The simulated model was designed using the ADDIE model that found to be applicable and efficient. ADDIE model provides clear instructions for each design step and calculated the errors for each stage before circulating to the next stage, which makes the final product more accurate and applicable. It also saves time, effort, and money if the product is fully designed at once, then found there are deficit in the product. In this case, the product was drawn from the market and reworked. Each simulated model for the metal machines was simulated according to the characteristics of each machine. Students using these simulated models found them to be easy and effective as each simulated model offered flexible options.


  1. 1. Shubber AH, Udin AB, Minghat AB. Vickers test simulation to improve metacognitive skills. Procedia – Social and Behavioral Sciences. [Internet]. 2015;204(November 2014):45-53. Available from:
  2. 2. Shubber AH, Udin AB, Minghat AB. Tensile test machine simulation for improving metacognitive skills. EDULEARN14 Proc. 2014:3473-3483
  3. 3. Stančić H, Seljan S, Cetinić A, Sanković D. Simulation models in education. Međunarodna Znan Konf Futur Inf Sci. 2007 (Digital Information and Heritage (1; 2007))
  4. 4. Winn W. Cognitive perspectives in psychology. In: Jonassen D, editor. Handbook of Research on Educational Communications and Technology. Routledge/Taylor & Francis Group; 2003. p. 79-112
  5. 5. Duffy T, Cunningham D. Constructivism: Implications for the design and delivery of instruction. In: Jonassen D, editor. Handbook of Research on Educational Communications and Technology. New York: Simon & Schuster; 1996
  6. 6. Donovan MS, Bransford JD. How people learn: Bridging research and practice. National Academy of Science [Internet]. 1999;88. Available from:
  7. 7. Chaturvedi SK, Akan O. Simulation and visualization enhanced engineering education. In: International Mechanical Engineering Education. China: ASME and CMES; 2006. p. 1-8
  8. 8. Bourne JR, Brodersen AJ, Ccampbell JO, Dawant MM, Shiavi RG. A model for on-line learning networks in engineering education. Journal of Engineering Education [Internet]. 1996;85(3):253-262. Available from:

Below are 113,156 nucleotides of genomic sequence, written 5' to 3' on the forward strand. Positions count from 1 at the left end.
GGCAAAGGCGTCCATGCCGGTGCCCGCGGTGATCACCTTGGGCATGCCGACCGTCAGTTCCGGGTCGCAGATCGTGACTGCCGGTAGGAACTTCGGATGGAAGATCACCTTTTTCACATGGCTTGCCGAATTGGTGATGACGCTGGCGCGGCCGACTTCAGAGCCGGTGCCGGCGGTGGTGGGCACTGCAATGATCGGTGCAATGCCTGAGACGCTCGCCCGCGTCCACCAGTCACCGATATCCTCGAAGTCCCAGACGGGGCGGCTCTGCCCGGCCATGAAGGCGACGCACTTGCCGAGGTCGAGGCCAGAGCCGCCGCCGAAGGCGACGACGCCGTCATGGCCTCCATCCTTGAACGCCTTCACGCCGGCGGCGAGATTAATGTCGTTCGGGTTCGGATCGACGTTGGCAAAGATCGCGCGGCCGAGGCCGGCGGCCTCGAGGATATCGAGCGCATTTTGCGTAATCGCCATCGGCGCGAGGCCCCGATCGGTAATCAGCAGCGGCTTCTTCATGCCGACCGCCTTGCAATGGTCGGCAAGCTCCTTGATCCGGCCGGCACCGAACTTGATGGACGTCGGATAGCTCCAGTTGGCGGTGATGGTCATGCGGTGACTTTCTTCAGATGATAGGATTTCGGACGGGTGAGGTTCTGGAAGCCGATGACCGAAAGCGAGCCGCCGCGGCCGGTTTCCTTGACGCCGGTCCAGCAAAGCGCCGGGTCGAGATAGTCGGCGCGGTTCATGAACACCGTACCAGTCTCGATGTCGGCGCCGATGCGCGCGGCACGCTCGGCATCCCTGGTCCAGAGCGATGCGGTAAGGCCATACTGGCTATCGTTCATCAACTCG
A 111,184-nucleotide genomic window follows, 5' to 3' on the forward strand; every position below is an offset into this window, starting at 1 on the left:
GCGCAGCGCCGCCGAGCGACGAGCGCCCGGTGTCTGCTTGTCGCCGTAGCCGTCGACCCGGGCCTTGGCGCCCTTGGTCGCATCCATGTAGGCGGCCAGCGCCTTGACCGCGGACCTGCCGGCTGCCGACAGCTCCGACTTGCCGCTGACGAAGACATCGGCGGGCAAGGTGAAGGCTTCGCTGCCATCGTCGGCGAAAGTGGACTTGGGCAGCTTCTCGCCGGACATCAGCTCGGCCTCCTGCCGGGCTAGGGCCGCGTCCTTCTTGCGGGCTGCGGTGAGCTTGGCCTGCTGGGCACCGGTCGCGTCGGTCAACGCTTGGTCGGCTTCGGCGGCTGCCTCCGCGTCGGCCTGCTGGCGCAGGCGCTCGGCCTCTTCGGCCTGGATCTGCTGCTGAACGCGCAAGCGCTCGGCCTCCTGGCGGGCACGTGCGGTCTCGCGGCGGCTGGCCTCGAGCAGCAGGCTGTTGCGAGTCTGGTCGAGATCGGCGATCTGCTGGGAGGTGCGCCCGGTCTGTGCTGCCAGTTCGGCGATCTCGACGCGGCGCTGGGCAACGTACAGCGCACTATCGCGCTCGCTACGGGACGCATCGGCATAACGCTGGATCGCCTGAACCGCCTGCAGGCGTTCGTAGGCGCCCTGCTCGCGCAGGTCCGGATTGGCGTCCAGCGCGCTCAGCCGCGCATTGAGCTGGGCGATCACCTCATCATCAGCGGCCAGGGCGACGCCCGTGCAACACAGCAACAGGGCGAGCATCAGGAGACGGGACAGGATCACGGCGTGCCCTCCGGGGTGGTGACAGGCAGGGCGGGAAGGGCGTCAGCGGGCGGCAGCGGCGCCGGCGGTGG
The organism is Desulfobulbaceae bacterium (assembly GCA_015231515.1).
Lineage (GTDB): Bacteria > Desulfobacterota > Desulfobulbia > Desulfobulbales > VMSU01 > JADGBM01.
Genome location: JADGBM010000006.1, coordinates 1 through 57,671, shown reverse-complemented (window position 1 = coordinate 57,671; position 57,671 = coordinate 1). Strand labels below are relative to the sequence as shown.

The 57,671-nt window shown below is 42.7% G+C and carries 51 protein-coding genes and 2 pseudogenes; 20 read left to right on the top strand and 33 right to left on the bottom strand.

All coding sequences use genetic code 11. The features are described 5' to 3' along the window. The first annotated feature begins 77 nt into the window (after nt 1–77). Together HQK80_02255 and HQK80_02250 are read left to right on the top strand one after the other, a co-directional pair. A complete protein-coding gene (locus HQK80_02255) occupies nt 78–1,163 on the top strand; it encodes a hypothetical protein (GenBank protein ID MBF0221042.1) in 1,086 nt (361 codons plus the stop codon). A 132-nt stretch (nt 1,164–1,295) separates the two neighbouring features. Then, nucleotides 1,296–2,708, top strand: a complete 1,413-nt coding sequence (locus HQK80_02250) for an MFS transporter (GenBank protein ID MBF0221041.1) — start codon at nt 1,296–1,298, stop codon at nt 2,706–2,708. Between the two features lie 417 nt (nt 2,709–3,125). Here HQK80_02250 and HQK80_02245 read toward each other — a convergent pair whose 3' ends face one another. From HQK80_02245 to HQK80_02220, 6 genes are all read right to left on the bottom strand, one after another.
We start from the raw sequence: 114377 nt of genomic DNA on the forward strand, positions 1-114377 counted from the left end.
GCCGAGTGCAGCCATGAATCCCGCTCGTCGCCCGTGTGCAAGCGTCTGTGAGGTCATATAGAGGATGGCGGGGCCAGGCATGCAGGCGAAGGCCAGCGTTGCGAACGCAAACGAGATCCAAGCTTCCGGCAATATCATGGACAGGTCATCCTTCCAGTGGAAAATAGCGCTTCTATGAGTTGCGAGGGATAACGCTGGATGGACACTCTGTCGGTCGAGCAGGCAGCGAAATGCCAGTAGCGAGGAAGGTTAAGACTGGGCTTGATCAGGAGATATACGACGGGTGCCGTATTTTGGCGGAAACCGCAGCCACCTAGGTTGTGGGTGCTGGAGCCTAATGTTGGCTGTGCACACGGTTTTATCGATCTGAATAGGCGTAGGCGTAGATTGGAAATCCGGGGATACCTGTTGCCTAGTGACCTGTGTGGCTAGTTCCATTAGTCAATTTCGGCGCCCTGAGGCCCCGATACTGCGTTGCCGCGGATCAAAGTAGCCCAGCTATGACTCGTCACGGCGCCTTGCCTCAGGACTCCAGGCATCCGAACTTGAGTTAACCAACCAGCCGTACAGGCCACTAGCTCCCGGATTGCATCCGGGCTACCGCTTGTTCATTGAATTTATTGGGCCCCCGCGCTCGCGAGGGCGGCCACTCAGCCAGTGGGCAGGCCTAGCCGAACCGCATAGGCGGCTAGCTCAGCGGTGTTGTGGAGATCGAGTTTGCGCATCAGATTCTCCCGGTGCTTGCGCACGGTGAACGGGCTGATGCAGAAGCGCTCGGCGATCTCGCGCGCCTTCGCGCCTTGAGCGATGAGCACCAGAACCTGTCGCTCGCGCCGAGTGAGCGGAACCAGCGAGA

9. 9. Ministry of Higher Education & Scientific Research of Iraq. The strategic framework and the general policies of technical and vocational education in Iraq. In: Third International Congress on Technical and Vocational Education and Training [Internet]. China. 2012. p. 2-12. Available from:
  10. 10. Ministry of Planning Republic of Iraq. National Development Plan 2010-2014 [Internet]. Baghdad; 2010. Available from:
  11. 11. United Nations Human Settlements -UNHABITAT. Country Programme Document 2009-2011 :Iraq. Iraq; 2009
  12. 12. FTE. Metallurgy Curriculum, Mechanics Depart. Iraq: Foundation of Technical Education; 2010
  13. 13. Al-Mosawi A. Learning difficulties in metallurgy lesson: A case study in technical Institute of Babylon. Education Research International. 2013;2(1):116-119
  14. 14. Black P, Harrison C. Science inside the Black Box: Assessment for Learning in the Science Classroom. London: NFER Nelson; 2004
  15. 15. Low SR. NIST Recommended Practice Guide: Rockwell Hardness Measurement of Metallic Materials. special Pu. U.S.: U.S. government printing office; 2001. p. 116
  16. 16. Piskurich GM. Rapid Instructional Design: Learning ID Fast and Right. New Jersey: John Wiley & Sons, Inc.; 2015. p. 444
  17. 17. Alajmi M. E-learning and ADDIE model. In: Proceedings of World Conference on E-Learning in Corporate. 2009. p. 37-42
  18. 18. Allen WC. Overview and evolution of the ADDIE training system. Advances in Developing Human Resources. 2006;8(4):430-441
  19. 19. Hays RT, Singer MJ. Simulation fidelity in training system design: Bridging the gap between reality and training. Springer Science & Business Media; 2012
  20. 20. Molenda M. In search of the elusive ADDIE model. Performance Improvement [Internet]. 2003;42(5):34-36. Available from:
  21. 21. Reinbold S. Using the ADDIE model in designing library instruction. Medical Reference Services Quarterly [Internet]. 2013;32(3):244-256. Available from:
  22. 22. Scheinman DE. Discrete Event Simulation and Production System Design for Rockwell Hardness Test Blocks. California; 2009
  23. 23. Heath B, Hill R, Ciarallo FA. Survey of agent-based modeling practices (January 1998 to July 2008). Journal of Artificial Societies and Social Simulation. 2009;12(4):9
  24. 24. Yilmaz L, Davis P, Fishwick AP, Hu X, Miller JA, et al. What makes good research in modeling and simulation (M&S): Sustaining the growth and vitality of the M&S Discipline. In: Winter Simulation Conference 2008. IEEE/ACM; 2008. p. 671-676
  25. 25. Chang GC. Strategic planning in education: Some concepts and methods. In: Directions in Educational Planning: Symposium to Honour the Work of Françoise Caillods. 2008
  26. 26. Tokmak HS, Incikabi L, Yelken TY. Differences in the educational software evaluation process for experts and novice students. Australasian Journal of Educational Technology. 2012;28(8):1283-1297
  27. 27. Cooper DR, Schindler PS. Business Research Method. 7th ed. New York: McGraw-Hill; 2000
  28. 28. Hair JFJ, Black WC, Babin BJ, Anderson RE, Tatham RL. Multivariate Data Analysis. 6th ed. Upper Saddle River, NJ: Pearson Prentice Hall; 2006

Written By

Ahmed Hadi Shubber, Amirmudin Bin Udin and Asnul Bin Minghat

Submitted: May 29th, 2017 Reviewed: October 3rd, 2017 Published: February 14th, 2018